PDA

View Full Version : Is such a scheme possible?



jaus tail
05-29-2014, 09:14 PM
Hello everyone,

I was reading a novel where, three guys bought a land and made a resort over there. Now they wanted to resort to fail, and not do well, so they could file for bankrupt and earn lots of money?

So they purposely do bad publicity and create scandal around resort so it fails.

Is such a scheme possible in real life where if I own something, I can win lots of money if that thing fails?

I know one can do it with insurance but can one insure a piece of land? The novel only mentioned a scheme to go bankrupt.

Can one do it in real life where you bet that a scheme will fail and earn money?

Lil
05-29-2014, 09:20 PM
The Producers

You have investors who have "bought" ten times the value of the resort. It fails and they lose their investment. It's sitting in your mattress, of course.

Hoplite
05-29-2014, 09:22 PM
There is a play/movie called "The Producers" where the protagonists do something like that. If I recall correctly, they swindled a bunch of investors to give them the money to produce a play, of which they cut lots of corners to pocket the money. Hence, they wanted the play to fail so that they wouldn't have to payback the investors any profits.

I suppose that situation could happen in real life, granted there isn't any legal clause prohibiting it. (i.e. investors receive initial investment back despite net gain/loss).

But to file bankruptcy? I don't think so. As I know it bankruptcy is used to stop creditors from taking a firm's assets and is the first step to letting a fiscal judge sort out who gets what.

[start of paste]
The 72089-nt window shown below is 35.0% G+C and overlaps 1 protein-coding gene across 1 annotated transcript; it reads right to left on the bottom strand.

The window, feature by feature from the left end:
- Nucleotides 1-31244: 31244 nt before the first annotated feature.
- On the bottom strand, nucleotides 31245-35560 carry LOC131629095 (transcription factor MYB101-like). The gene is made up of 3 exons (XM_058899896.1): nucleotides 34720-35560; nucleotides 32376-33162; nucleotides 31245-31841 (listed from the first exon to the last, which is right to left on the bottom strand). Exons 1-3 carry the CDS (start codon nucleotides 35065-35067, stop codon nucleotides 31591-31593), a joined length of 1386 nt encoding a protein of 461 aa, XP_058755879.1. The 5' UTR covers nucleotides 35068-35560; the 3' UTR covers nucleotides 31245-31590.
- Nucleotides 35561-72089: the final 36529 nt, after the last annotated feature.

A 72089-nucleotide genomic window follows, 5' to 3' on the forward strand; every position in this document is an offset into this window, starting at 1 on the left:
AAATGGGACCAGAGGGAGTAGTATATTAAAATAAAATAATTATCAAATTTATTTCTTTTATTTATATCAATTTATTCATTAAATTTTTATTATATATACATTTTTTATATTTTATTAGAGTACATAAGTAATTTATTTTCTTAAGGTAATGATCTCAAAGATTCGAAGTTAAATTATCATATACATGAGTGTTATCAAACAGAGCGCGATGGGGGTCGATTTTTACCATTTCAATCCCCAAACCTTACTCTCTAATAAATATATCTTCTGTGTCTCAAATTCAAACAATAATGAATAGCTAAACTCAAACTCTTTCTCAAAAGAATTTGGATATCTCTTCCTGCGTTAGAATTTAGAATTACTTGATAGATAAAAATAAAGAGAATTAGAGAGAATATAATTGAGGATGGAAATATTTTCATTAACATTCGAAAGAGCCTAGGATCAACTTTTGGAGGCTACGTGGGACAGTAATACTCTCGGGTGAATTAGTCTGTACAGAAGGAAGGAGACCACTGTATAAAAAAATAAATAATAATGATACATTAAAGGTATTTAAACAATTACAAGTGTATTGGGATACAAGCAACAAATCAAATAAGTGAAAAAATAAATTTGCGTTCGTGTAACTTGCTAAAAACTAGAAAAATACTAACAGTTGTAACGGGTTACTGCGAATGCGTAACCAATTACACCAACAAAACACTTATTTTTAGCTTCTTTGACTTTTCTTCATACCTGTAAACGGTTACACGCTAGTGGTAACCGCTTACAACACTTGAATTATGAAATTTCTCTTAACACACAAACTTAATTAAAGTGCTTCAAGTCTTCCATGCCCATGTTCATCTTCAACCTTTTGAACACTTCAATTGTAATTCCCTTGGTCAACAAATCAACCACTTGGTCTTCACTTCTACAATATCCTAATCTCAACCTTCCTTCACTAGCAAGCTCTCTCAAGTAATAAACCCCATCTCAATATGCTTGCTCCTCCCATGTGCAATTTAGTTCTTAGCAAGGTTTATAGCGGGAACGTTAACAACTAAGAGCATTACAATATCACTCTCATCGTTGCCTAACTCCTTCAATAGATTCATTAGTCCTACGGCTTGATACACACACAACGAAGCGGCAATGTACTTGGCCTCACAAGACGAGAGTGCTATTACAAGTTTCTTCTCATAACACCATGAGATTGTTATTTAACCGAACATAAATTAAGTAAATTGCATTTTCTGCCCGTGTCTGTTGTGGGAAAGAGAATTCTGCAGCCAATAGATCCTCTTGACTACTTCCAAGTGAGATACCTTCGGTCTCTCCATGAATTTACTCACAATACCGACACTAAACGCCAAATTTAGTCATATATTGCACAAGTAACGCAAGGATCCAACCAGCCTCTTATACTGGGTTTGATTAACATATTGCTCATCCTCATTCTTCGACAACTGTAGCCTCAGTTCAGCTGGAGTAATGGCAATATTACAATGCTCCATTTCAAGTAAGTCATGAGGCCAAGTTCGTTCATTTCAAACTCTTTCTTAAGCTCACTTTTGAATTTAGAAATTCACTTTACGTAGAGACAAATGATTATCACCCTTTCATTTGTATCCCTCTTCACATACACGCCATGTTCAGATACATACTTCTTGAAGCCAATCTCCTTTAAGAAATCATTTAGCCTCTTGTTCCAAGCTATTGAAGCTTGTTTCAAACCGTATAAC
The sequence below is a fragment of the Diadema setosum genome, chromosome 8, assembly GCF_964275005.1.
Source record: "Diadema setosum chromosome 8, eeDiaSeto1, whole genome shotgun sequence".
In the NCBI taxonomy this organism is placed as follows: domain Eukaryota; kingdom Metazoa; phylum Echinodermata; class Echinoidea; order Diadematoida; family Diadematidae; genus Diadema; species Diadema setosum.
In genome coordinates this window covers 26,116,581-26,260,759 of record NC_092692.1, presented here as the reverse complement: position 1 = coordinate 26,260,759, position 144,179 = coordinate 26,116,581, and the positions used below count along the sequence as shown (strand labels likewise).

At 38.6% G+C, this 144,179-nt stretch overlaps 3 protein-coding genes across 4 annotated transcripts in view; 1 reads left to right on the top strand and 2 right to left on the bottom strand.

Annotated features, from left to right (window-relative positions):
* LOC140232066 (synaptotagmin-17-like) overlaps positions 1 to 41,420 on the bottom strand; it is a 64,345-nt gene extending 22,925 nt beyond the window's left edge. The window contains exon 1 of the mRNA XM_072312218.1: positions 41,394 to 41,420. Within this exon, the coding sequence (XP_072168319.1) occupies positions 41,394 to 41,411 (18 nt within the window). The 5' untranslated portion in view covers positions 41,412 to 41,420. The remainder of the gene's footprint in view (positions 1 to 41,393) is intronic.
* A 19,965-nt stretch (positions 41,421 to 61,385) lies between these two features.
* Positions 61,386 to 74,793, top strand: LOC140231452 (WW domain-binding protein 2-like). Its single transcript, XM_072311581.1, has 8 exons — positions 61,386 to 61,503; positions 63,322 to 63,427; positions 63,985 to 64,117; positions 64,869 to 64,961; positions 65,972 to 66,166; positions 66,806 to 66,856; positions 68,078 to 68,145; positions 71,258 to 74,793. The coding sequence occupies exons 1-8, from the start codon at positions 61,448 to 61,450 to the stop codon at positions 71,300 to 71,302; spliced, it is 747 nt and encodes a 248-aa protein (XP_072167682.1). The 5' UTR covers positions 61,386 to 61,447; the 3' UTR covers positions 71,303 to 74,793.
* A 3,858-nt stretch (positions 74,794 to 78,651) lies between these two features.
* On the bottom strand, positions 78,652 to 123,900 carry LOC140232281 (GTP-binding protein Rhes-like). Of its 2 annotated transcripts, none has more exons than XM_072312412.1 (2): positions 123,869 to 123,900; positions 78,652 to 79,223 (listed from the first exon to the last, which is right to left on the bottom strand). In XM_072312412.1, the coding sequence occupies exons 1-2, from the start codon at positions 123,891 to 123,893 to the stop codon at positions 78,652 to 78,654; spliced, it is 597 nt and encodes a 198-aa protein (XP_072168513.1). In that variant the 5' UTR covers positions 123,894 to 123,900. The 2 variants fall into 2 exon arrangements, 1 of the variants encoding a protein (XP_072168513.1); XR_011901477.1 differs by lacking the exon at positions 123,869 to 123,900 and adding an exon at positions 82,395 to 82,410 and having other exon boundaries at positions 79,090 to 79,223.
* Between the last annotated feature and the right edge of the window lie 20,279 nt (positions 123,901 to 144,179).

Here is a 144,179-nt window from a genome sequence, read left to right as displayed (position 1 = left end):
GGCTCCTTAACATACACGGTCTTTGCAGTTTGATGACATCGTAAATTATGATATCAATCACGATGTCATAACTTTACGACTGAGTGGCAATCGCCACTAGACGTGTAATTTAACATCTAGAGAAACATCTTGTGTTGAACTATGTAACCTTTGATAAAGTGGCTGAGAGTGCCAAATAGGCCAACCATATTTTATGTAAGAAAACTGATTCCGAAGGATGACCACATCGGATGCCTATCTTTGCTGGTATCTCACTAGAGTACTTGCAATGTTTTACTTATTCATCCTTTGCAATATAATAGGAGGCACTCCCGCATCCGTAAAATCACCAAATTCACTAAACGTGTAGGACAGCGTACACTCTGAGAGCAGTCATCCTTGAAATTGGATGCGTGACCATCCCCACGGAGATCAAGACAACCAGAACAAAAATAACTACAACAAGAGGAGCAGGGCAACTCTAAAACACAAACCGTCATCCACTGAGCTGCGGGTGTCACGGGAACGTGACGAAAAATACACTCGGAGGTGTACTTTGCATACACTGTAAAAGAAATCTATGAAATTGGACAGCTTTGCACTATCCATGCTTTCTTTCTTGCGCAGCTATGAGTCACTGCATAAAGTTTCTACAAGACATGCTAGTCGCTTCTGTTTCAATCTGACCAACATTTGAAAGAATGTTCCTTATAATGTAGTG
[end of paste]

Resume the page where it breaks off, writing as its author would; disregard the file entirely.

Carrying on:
Hoplite
05-29-2014, 09:22 PM
The Producers

You have investors who have "bought" ten times the value of the resort. It fails and they lose their investment. It's sitting in your mattress, of course.

Ah! You beat me to it!

jeffo
05-29-2014, 09:23 PM
Sure. Just get lots of lines of credit, buy lots of stuff, get cash, then declare bankruptcy so you don't have to pay back any of the loans.

In reality, the resort doesn't even really have to do poorly to follow this plan, it just helps and makes it easier.

jaus tail
05-29-2014, 09:27 PM
But wouldn't the investors beat me for selling a flop resort? I mean if I buy something from someone, I expect it to give me quality.

Like if I sell you a defective car, wouldn't you sue me for it?

Hoplite
05-29-2014, 09:30 PM
But wouldn't the investors beat me for selling a flop resort? I mean if I buy something from someone, I expect it to give me quality.

Like if I sell you a defective car, wouldn't you sue me for it?

You tell the investors that for reasons beyond your control the resort was a failure (e.g. "How was I supposed to know it was built on a graveyard and all the rooms were haunted?"). That might protect you from lawsuits.

Also, depending on the contract signed, you buy a car from me it's your due diligence to inspect the car before making the purchase. It's not my fault you didn't look under the hood to make sure there was an engine in there. It's slimy, unethical, but legal.

King Neptune
05-29-2014, 09:36 PM
But wouldn't the investors beat me for selling a flop resort? I mean if I buy something from someone, I expect it to give me quality.

Like if I sell you a defective car, wouldn't you sue me for it?

Yes, you could expect to be sued by all of the investors. Your net would be after suits, legal fees, and fines (if a prosecutor decided to pursue the matter).

Or, if you set things up properly, then you could disappear and spend the proceeds in some obscure place while living under an assumed name. I think that this has been done, but there are many possibilities.

wendymarlowe
05-29-2014, 09:41 PM